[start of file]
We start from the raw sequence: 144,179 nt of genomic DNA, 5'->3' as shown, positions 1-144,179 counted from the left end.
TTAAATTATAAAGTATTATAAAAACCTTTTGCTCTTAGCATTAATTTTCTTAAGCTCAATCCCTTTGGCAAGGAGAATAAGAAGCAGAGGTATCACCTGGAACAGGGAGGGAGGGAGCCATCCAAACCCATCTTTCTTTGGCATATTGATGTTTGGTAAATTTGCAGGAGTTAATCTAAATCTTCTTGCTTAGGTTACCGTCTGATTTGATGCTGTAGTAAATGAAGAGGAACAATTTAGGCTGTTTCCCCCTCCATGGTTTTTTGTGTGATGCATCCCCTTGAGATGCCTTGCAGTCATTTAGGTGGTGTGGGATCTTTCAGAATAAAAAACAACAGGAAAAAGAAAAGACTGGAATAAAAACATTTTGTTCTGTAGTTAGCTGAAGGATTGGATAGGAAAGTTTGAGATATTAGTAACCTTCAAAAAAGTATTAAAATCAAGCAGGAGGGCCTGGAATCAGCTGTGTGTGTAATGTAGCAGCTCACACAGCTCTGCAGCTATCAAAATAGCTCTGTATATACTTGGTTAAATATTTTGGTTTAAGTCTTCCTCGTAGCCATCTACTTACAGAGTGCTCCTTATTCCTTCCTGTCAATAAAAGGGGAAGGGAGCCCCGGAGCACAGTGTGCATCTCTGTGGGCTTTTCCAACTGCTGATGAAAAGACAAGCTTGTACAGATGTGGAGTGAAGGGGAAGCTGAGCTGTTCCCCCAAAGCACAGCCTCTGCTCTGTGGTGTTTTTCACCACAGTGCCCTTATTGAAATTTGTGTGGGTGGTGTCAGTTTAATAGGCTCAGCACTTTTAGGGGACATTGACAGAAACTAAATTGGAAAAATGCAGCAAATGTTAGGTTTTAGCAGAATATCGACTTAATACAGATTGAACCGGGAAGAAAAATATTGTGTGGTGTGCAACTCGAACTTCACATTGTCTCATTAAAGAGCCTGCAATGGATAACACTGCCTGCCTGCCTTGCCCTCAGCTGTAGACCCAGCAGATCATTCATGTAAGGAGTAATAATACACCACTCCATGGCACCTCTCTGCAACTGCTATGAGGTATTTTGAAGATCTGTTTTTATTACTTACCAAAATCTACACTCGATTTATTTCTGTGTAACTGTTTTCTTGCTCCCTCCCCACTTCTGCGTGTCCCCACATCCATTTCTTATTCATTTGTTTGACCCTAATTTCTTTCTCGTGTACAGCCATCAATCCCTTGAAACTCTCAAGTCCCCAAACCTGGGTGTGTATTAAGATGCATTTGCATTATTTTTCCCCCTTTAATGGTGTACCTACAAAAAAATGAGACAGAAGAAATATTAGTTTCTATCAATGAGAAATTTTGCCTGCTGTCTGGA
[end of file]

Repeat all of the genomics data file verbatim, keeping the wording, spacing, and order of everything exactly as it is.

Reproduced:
We start from the raw sequence: 144,179 nt of genomic DNA, 5'->3' as shown, positions 1-144,179 counted from the left end.
TTAAATTATAAAGTATTATAAAAACCTTTTGCTCTTAGCATTAATTTTCTTAAGCTCAATCCCTTTGGCAAGGAGAATAAGAAGCAGAGGTATCACCTGGAACAGGGAGGGAGGGAGCCATCCAAACCCATCTTTCTTTGGCATATTGATGTTTGGTAAATTTGCAGGAGTTAATCTAAATCTTCTTGCTTAGGTTACCGTCTGATTTGATGCTGTAGTAAATGAAGAGGAACAATTTAGGCTGTTTCCCCCTCCATGGTTTTTTGTGTGATGCATCCCCTTGAGATGCCTTGCAGTCATTTAGGTGGTGTGGGATCTTTCAGAATAAAAAACAACAGGAAAAAGAAAAGACTGGAATAAAAACATTTTGTTCTGTAGTTAGCTGAAGGATTGGATAGGAAAGTTTGAGATATTAGTAACCTTCAAAAAAGTATTAAAATCAAGCAGGAGGGCCTGGAATCAGCTGTGTGTGTAATGTAGCAGCTCACACAGCTCTGCAGCTATCAAAATAGCTCTGTATATACTTGGTTAAATATTTTGGTTTAAGTCTTCCTCGTAGCCATCTACTTACAGAGTGCTCCTTATTCCTTCCTGTCAATAAAAGGGGAAGGGAGCCCCGGAGCACAGTGTGCATCTCTGTGGGCTTTTCCAACTGCTGATGAAAAGACAAGCTTGTACAGATGTGGAGTGAAGGGGAAGCTGAGCTGTTCCCCCAAAGCACAGCCTCTGCTCTGTGGTGTTTTTCACCACAGTGCCCTTATTGAAATTTGTGTGGGTGGTGTCAGTTTAATAGGCTCAGCACTTTTAGGGGACATTGACAGAAACTAAATTGGAAAAATGCAGCAAATGTTAGGTTTTAGCAGAATATCGACTTAATACAGATTGAACCGGGAAGAAAAATATTGTGTGGTGTGCAACTCGAACTTCACATTGTCTCATTAAAGAGCCTGCAATGGATAACACTGCCTGCCTGCCTTGCCCTCAGCTGTAGACCCAGCAGATCATTCATGTAAGGAGTAATAATACACCACTCCATGGCACCTCTCTGCAACTGCTATGAGGTATTTTGAAGATCTGTTTTTATTACTTACCAAAATCTACACTCGATTTATTTCTGTGTAACTGTTTTCTTGCTCCCTCCCCACTTCTGCGTGTCCCCACATCCATTTCTTATTCATTTGTTTGACCCTAATTTCTTTCTCGTGTACAGCCATCAATCCCTTGAAACTCTCAAGTCCCCAAACCTGGGTGTGTATTAAGATGCATTTGCATTATTTTTCCCCCTTTAATGGTGTACCTACAAAAAAATGAGACAGAAGAAATATTAGTTTCTATCAATGAGAAATTTTGCCTGCTGTCTGGA